When I run a webinar, I don’t want to send out the very same e-mail to every person on my list. I desire to send them the suitable e-mail for their level of engagement – Active Campaign Help Email. Active Campaign Help Email. Here’s the automation I utilize to promote an evergreen webinar: First it validates that they haven’t already purchased the item I pitch in the webinar.

Active Campaign Help Email

Then it sends a series of e-mails to get them interested in the webinar, and to motivate them to register. If they register, they instantly struck the “Objective” toward completion of the webinar, and the automation ends. If they don’t register, they get contributed to an automation promoting a rebroadcast of the webinar. Active Campaign Help Email.

This enables me to customize my messaging, in other automations, based upon the contact’s engagement with the webinar. Here’s the WebinarJam integration panel: I can add tags based upon whether the contact signed up, participated in, missed out on, or based upon the length of time they remained in the webinar. These tags can then activate automations within ActiveCampaign.

It costs me money, and it makes it most likely that my e-mails go to spam or Gmail’s promos tab. People who do not open my e-mails make it harder for other e-mails to get to the individuals who really want them! The “Pro” plan of ActiveCampaign has actually lead scoring integrated in.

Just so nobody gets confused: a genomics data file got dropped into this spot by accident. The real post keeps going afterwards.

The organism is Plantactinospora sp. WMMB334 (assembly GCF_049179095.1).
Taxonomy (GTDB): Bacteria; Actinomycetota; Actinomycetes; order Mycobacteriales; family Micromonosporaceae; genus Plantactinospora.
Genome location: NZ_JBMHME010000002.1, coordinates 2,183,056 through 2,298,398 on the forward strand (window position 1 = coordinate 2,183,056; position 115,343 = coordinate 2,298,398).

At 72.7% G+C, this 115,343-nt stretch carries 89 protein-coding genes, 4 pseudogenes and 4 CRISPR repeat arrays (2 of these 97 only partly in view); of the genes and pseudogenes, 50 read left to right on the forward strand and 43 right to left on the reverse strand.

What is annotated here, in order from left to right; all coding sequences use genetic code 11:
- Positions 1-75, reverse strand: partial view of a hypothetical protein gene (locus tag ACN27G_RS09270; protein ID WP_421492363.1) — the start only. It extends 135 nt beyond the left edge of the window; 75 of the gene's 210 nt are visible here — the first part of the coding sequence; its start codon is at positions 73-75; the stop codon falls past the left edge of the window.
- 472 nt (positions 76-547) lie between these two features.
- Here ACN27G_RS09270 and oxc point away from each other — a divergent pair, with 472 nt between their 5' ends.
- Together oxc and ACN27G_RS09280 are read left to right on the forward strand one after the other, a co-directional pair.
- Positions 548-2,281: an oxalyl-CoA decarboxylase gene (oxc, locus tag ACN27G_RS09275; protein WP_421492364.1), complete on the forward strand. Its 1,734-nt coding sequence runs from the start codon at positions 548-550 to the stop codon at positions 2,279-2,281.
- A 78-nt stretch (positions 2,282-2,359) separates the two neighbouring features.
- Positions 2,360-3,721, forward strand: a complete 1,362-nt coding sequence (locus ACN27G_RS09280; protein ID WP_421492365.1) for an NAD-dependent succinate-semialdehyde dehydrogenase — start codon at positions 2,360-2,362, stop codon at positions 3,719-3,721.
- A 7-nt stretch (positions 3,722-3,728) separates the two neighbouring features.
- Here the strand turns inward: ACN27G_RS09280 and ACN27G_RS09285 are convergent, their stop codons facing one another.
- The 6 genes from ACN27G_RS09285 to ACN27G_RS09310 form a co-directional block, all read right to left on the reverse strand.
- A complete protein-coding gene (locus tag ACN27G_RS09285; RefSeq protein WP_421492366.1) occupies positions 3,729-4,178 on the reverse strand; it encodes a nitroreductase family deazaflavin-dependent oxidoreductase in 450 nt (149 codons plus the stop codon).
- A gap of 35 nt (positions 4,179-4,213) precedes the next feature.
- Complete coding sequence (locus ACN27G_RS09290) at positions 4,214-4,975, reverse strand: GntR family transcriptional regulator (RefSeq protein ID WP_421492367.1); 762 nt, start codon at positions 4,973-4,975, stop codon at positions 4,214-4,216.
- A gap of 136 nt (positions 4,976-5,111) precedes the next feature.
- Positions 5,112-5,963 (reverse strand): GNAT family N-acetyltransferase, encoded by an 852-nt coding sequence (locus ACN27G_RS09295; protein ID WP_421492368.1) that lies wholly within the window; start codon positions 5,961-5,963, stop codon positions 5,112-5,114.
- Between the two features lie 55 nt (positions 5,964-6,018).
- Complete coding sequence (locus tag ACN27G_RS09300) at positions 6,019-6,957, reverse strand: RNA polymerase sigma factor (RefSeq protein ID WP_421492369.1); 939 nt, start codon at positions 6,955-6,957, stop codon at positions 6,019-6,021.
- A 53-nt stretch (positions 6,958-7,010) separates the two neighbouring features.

Active Campaign Help Email

Here’s an automation I received from ActiveCampaign’s library of automations, which I utilize to tell which contacts aren’t engaging with my e-mails. When a contact subscribes, this automation includes a “0 days” tag. As time passes, it adds new tags for 7 days, thirty days, 60 days, etc Each time they open an email, a separate automation removes them from this automation, removes all of those tags, and starts this automation over once again.

This automation can be frustrating in the beginning, and this is one of those cases where I wish ActiveCampaign had a more out-of-the-box service. However, because you can do anything with ActiveCampaign, often you need to construct things from scratch. ActiveCampaign has an option to delete inactive customers, which I don’t recommend.

Some customers don’t have tracking turned on, so their opens aren’t recorded. Others still desire to be subscribed however have been busy. Here’s my reactivation sequence: I send out one e-mail asking if they still wish to be subscribed, and briefly explaining why I keep my e-mail list tidy. In one week, I send them another email (if they already clicked the verification link in the previous e-mail, they have actually already been gotten rid of from the automation using a separate automation) – Active Campaign Help Email.

Active Campaign Help Email

Active Campaign Help EmailActive Campaign Help Email

The automation then unsubscribes them. My emails also have a link to a form where they can enter their email address to let me understand that they don’t have tracking enabled. This kind includes a tag that I utilize to filter those contacts out. Active Campaign Help Email. I used to include this tag when they clicked on a link, however when individuals don’t have tracking on, it makes those links not work so dependably! I only send a simple “do you still want my emails?” confirmation.